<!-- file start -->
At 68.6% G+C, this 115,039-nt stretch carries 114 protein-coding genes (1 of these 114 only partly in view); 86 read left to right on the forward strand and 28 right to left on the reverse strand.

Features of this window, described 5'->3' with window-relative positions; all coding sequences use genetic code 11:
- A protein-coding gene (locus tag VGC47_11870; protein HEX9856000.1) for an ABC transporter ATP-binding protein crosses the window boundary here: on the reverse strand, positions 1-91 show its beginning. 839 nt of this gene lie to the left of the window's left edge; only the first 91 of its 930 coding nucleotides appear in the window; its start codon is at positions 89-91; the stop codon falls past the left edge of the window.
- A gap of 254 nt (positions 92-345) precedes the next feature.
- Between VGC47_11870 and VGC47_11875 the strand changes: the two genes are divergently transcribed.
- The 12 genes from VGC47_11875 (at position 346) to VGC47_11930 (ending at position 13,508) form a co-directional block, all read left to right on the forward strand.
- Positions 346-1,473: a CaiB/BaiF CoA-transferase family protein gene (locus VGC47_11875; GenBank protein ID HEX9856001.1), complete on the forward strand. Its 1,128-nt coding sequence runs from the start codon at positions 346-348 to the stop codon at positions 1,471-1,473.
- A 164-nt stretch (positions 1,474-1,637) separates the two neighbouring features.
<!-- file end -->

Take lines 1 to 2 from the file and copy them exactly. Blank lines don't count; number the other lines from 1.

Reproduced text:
At 68.6% G+C, this 115,039-nt stretch carries 114 protein-coding genes (1 of these 114 only partly in view); 86 read left to right on the forward strand and 28 right to left on the reverse strand.

Features of this window, described 5'->3' with window-relative positions; all coding sequences use genetic code 11: